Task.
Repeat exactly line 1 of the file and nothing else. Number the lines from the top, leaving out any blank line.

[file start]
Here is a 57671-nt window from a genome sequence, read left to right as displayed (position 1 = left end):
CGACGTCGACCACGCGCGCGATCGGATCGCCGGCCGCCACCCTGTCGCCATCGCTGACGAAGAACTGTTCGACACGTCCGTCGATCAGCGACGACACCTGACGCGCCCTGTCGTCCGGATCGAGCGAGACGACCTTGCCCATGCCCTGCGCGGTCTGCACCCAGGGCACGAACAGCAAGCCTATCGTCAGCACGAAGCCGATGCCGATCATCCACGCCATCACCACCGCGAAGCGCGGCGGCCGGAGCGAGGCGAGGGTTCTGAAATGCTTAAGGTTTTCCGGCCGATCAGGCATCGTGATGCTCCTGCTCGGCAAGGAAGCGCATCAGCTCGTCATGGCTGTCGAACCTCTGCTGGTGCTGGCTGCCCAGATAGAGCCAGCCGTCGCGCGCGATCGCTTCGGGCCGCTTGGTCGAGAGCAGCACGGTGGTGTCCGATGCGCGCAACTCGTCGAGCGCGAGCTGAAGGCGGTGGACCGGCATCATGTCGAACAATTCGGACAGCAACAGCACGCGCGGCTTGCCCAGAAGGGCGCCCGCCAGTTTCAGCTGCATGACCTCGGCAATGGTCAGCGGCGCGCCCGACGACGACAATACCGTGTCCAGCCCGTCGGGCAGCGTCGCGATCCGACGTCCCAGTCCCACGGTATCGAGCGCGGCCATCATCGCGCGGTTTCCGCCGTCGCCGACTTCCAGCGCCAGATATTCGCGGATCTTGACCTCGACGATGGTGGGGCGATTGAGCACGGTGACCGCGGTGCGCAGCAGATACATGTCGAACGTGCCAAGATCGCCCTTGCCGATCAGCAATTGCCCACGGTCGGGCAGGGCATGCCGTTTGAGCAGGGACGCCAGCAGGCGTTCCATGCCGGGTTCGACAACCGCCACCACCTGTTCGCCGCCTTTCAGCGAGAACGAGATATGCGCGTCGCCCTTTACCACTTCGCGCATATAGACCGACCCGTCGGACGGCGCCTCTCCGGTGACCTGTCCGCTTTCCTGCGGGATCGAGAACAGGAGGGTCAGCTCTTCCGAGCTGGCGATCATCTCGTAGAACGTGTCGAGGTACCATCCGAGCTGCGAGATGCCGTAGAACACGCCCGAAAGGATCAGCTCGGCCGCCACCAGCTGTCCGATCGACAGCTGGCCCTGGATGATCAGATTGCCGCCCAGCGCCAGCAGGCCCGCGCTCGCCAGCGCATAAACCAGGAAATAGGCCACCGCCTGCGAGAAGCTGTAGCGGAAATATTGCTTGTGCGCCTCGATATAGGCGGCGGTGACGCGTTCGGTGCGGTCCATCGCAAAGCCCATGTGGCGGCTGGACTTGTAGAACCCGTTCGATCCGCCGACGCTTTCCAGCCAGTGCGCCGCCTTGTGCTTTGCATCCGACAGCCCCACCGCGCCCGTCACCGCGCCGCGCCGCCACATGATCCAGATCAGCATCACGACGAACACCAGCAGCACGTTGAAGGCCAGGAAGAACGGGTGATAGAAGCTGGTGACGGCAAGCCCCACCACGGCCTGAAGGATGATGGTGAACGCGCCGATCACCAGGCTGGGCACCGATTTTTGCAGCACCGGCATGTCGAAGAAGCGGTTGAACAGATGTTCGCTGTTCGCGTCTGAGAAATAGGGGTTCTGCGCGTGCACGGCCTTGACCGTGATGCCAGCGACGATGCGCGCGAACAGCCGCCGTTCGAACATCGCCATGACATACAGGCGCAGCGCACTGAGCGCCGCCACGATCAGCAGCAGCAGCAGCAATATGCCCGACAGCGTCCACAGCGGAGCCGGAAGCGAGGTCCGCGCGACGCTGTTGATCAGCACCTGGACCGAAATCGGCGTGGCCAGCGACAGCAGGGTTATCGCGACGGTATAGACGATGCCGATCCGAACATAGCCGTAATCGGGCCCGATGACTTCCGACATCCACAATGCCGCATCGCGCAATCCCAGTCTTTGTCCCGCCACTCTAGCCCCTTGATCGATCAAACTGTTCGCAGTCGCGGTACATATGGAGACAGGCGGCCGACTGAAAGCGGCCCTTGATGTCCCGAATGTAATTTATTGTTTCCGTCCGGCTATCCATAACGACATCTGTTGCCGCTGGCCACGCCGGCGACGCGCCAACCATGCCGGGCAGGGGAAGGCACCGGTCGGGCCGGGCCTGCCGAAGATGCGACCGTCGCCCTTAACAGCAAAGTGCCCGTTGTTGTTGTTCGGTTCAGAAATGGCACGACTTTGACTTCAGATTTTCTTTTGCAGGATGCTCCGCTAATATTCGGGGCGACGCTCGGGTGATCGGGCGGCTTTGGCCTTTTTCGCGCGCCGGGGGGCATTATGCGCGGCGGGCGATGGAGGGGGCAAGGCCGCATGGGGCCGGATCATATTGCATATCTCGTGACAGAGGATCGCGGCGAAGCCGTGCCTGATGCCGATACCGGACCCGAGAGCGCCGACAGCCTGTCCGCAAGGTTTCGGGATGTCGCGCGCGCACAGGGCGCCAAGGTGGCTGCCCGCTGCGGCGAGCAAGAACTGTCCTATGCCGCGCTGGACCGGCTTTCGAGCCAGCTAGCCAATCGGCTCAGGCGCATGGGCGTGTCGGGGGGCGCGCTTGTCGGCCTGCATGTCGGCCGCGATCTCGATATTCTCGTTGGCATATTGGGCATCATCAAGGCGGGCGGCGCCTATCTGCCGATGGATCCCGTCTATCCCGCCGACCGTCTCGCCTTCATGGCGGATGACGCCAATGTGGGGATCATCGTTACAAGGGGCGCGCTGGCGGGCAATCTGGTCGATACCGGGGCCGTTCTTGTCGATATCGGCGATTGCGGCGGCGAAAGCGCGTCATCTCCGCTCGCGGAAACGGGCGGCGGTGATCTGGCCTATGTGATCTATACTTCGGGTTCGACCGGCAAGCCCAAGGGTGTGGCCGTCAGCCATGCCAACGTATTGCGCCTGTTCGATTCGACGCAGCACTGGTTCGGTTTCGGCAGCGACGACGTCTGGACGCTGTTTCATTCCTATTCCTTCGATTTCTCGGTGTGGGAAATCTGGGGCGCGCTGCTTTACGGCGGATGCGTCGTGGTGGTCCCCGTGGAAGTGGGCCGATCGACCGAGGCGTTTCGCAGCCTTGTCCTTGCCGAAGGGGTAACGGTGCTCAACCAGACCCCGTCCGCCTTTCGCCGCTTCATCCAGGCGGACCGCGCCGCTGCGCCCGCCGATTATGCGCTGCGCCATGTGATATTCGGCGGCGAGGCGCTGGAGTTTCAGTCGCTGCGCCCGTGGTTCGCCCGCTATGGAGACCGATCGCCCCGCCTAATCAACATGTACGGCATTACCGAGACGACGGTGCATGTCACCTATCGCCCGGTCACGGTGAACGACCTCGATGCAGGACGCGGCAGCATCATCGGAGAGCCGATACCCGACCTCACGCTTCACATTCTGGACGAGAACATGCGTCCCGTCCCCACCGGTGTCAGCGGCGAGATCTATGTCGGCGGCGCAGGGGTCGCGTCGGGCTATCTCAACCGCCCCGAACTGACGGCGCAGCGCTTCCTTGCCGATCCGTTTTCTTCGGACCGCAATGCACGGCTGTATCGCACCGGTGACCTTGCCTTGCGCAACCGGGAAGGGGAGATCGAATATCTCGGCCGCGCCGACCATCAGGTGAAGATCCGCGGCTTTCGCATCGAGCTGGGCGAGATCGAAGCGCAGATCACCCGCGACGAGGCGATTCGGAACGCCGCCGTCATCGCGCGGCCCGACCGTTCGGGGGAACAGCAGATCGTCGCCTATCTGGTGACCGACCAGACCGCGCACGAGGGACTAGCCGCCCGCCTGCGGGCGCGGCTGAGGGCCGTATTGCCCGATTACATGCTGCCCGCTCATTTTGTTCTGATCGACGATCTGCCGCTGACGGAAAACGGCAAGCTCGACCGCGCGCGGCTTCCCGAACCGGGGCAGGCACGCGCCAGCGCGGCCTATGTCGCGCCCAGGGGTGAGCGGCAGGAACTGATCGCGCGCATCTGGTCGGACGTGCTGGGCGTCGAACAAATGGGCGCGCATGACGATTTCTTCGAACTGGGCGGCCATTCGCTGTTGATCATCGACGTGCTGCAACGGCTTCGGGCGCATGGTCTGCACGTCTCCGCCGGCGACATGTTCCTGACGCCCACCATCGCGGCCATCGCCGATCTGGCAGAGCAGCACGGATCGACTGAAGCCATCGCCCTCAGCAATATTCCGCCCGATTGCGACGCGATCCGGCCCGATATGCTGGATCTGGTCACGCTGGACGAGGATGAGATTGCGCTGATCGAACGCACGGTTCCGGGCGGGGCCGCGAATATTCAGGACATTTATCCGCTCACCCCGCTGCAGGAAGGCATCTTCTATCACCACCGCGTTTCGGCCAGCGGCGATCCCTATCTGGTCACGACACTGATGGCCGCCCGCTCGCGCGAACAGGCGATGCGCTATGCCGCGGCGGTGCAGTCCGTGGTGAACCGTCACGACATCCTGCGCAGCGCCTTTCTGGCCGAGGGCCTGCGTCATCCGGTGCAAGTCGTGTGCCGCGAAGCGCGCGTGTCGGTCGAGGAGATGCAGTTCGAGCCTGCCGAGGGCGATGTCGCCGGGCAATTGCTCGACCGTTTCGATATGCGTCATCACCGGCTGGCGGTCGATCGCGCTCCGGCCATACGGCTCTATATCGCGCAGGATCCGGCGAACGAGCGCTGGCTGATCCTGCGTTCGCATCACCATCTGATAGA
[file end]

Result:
Here is a 57671-nt window from a genome sequence, read left to right as displayed (position 1 = left end):